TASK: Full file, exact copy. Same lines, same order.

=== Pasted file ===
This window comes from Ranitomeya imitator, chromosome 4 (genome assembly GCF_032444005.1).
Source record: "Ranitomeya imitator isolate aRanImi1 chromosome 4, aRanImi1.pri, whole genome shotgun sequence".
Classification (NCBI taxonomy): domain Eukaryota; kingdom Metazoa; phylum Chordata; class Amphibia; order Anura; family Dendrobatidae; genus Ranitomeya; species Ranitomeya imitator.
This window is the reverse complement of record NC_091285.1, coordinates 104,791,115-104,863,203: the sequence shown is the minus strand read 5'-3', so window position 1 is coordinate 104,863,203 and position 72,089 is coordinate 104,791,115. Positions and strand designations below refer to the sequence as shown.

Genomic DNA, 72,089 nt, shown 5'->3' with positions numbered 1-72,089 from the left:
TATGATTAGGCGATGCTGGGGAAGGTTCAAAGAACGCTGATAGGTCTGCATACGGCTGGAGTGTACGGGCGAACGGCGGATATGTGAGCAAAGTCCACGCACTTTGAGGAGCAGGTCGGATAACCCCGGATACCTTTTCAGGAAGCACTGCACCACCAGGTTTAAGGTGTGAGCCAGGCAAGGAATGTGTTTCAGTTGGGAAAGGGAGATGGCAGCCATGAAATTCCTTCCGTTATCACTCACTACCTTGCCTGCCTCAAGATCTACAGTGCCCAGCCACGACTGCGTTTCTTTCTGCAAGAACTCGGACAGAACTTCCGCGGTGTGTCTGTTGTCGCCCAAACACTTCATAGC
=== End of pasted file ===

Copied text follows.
This window comes from Ranitomeya imitator, chromosome 4 (genome assembly GCF_032444005.1).
Source record: "Ranitomeya imitator isolate aRanImi1 chromosome 4, aRanImi1.pri, whole genome shotgun sequence".
Classification (NCBI taxonomy): domain Eukaryota; kingdom Metazoa; phylum Chordata; class Amphibia; order Anura; family Dendrobatidae; genus Ranitomeya; species Ranitomeya imitator.
This window is the reverse complement of record NC_091285.1, coordinates 104,791,115-104,863,203: the sequence shown is the minus strand read 5'-3', so window position 1 is coordinate 104,863,203 and position 72,089 is coordinate 104,791,115. Positions and strand designations below refer to the sequence as shown.

Genomic DNA, 72,089 nt, shown 5'->3' with positions numbered 1-72,089 from the left:
TATGATTAGGCGATGCTGGGGAAGGTTCAAAGAACGCTGATAGGTCTGCATACGGCTGGAGTGTACGGGCGAACGGCGGATATGTGAGCAAAGTCCACGCACTTTGAGGAGCAGGTCGGATAACCCCGGATACCTTTTCAGGAAGCACTGCACCACCAGGTTTAAGGTGTGAGCCAGGCAAGGAATGTGTTTCAGTTGGGAAAGGGAGATGGCAGCCATGAAATTCCTTCCGTTATCACTCACTACCTTGCCTGCCTCAAGATCTACAGTGCCCAGCCACGACTGCGTTTCTTTCTGCAAGAACTCGGACAGAACTTCCGCGGTGTGTCTGTTGTCGCCCAAACACTTCATAGC